Trade deficit falls to lowest in seven months

The U.S. trade deficit declined in September to the lowest level in seven months as exports rebounded while imports shrank, reflecting the smallest monthly foreign oil bill in more than a decade. The trade deficit narrowed to $40.8 billion in September, down 15 percent from a $48 billion deficit in August, the Commerce Department reported. Exports rose 1.6 percent to $187.9 billion, helped by stronger sales of commercial airplanes and jet engines. Imports contracted 1.8 percent to $228.7 billion. The big drop in oil prices sent petroleum imports down 8.3 percent to $13.8 billion, the lowest level since May 2004. The U.S. deficit with China rose 3.8 percent to an all-time high of $36.3 billion in September as imports from China hit a record. The U.S. deficit with China is running 8.4 percent higher than a year ago.

Frontier raising fees in time for holidays

If you fly Frontier or Spirit Airlines, the two ultra-low-fare carriers have a holiday surprise for you: higher bag fees. Denver-based Frontier is following the lead of Spirit by hiking bag fees for the holiday period, from Nov. 19 through Jan. 5. At Frontier, the fee of $25 to $30 for the first checked bag will increase by $5 to $10, depending on how early you pay and whether you pay online or at the check-in counter. The hike extends to the second and third checked bags. Spirit began raising fees for the holiday last year, saying it wanted to encourage fliers to pack lighter during the crowded travel season. This year, the bag fees at Spirit are going up $2, starting Dec. 16 through Jan. 4.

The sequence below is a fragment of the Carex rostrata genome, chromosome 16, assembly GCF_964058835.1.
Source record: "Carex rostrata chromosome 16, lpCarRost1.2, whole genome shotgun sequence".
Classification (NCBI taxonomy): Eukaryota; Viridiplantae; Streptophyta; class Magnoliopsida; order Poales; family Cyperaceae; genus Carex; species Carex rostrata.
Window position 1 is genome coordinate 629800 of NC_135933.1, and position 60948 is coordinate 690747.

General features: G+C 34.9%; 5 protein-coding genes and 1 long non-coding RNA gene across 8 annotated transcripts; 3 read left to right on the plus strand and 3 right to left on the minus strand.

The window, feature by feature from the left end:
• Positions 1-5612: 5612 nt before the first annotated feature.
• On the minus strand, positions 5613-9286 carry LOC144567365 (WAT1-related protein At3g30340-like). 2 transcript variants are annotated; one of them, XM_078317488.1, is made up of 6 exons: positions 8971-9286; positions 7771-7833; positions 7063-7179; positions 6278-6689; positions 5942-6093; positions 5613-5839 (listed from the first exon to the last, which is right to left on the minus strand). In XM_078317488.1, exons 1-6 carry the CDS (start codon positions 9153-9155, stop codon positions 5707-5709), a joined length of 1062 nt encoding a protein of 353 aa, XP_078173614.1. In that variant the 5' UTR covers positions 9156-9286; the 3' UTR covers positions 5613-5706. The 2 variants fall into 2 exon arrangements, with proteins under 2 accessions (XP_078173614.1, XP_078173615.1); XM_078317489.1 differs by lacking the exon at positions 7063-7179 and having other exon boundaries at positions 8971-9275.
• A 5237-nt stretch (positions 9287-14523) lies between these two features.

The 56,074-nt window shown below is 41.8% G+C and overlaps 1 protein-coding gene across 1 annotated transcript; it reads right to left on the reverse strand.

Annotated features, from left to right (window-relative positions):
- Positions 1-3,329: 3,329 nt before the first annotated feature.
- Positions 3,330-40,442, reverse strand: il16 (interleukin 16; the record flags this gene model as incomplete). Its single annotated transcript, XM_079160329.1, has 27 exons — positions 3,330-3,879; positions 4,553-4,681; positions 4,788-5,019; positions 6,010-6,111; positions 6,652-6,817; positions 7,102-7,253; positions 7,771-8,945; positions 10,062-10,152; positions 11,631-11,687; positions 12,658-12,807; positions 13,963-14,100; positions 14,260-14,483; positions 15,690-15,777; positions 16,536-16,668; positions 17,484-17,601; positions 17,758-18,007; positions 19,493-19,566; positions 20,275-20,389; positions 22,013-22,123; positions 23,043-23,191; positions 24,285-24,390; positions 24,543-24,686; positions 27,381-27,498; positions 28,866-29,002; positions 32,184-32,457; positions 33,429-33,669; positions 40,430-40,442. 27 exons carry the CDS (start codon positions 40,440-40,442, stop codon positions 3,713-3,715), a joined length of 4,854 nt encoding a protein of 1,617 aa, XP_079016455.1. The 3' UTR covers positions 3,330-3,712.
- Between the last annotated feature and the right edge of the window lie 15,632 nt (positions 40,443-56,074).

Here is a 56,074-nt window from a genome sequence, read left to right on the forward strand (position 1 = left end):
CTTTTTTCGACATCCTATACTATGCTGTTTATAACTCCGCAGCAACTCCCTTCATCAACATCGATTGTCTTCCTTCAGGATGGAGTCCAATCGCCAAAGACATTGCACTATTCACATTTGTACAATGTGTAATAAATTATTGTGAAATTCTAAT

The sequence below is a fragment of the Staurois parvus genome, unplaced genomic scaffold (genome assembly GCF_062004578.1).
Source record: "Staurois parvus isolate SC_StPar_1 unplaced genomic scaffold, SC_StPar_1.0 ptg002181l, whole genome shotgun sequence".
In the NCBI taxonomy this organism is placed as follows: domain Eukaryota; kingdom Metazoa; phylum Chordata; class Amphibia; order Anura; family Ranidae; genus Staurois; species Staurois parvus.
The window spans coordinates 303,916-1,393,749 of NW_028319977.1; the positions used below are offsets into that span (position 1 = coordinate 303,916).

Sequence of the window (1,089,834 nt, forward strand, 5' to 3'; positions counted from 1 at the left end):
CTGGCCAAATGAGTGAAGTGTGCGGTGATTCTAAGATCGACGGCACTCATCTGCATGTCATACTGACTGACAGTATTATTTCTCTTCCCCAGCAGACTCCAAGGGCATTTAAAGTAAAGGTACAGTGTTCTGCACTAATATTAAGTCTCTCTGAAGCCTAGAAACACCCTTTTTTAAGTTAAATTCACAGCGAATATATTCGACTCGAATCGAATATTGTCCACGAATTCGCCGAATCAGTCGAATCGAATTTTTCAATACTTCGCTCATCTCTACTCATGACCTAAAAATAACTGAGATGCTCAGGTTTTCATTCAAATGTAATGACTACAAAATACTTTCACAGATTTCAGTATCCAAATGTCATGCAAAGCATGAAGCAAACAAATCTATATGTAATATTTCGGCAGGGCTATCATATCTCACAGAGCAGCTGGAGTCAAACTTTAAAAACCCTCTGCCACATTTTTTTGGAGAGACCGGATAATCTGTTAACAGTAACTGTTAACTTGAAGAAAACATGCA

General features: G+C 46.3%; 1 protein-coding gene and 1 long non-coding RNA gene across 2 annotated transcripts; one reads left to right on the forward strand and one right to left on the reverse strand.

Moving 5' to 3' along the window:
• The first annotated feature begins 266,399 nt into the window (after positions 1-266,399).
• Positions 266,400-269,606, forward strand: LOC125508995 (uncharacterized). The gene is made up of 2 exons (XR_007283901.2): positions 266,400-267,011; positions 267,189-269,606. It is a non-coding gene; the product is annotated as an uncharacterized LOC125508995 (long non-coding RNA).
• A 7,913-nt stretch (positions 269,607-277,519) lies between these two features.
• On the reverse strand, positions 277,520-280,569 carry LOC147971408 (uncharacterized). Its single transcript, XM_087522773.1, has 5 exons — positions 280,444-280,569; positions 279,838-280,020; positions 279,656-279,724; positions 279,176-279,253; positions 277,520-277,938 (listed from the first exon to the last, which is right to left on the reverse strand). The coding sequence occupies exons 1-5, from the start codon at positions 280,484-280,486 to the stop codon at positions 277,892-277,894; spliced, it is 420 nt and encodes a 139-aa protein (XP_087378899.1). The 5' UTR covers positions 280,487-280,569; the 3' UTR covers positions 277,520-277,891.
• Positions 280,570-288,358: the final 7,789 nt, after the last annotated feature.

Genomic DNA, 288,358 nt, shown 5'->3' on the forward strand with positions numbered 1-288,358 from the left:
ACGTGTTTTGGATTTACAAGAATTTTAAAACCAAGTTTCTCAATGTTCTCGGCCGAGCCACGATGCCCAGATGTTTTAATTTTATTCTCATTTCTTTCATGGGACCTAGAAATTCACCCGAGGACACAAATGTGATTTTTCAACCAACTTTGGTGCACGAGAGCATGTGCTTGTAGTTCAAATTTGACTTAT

Wisconsin's Quad/Graphics to close 2 plants

Quad/Graphics Inc. plans to close its printing plants in Augusta, Ga., and East Greenville, Pa., this year. Chief Executive Joel Quadracci announced the locations Wednesday in a conference call with analysts. On Tuesday, the Sussex, Wis.-based printing company, one of the largest in the country, said it would shut down some of its operations in an effort to cut costs by $100 million. The Milwaukee Journal Sentinel reported that together, the two plants employ about 650 people. A company spokeswoman says Quad will move the work from the soon-to-be-closed facilities to its other U.S. plants, including those in Wisconsin. The latest shutdowns follow two other plant closings by Quad. Last month, the company shuttered plants in Colorado and Connecticut.

Expedia to buy rental marketer HomeAway

Travel booking site Expedia says it's buying short-term rental marketplace HomeAway for $3.9 billion to boost its presence in the vacation rental market. The Bellevue, Wash., company said it's paying roughly $38.31 in cash and stock for each share of HomeAway, of Austin, Texas. Both companies' boards have approved the deal, which they expect to close next year. HomeAway Inc. says it has more than 1 million paid listings of vacation rental homes in 190 countries. Along with its namesake site, Expedia Inc.'s portfolio also includes Hotels.com, Orbitz and Travelocity. In after-hours trading, HomeAway's shares added 22 percent to $39.05. Expedia's shares rose 2.8 percent to $137.95.

Growth in U.S. service sector accelerates

U.S. services companies grew at an accelerated pace in October as business activity, new orders and employment all strengthened, suggesting that the economy is building momentum from consumer demand in the final months of 2015. The Institute for Supply Management said that its services index climbed to 59.1 last month from 56.9 in September. Any reading above 50 signals expansion. The figures raise the prospect that consumer spending will anchor growth during the October-December quarter at a time when manufacturing, hurt by global economic turbulence, has slowed. The gap between how the ISM measures services and manufacturing has reached its widest point in roughly 14 years.

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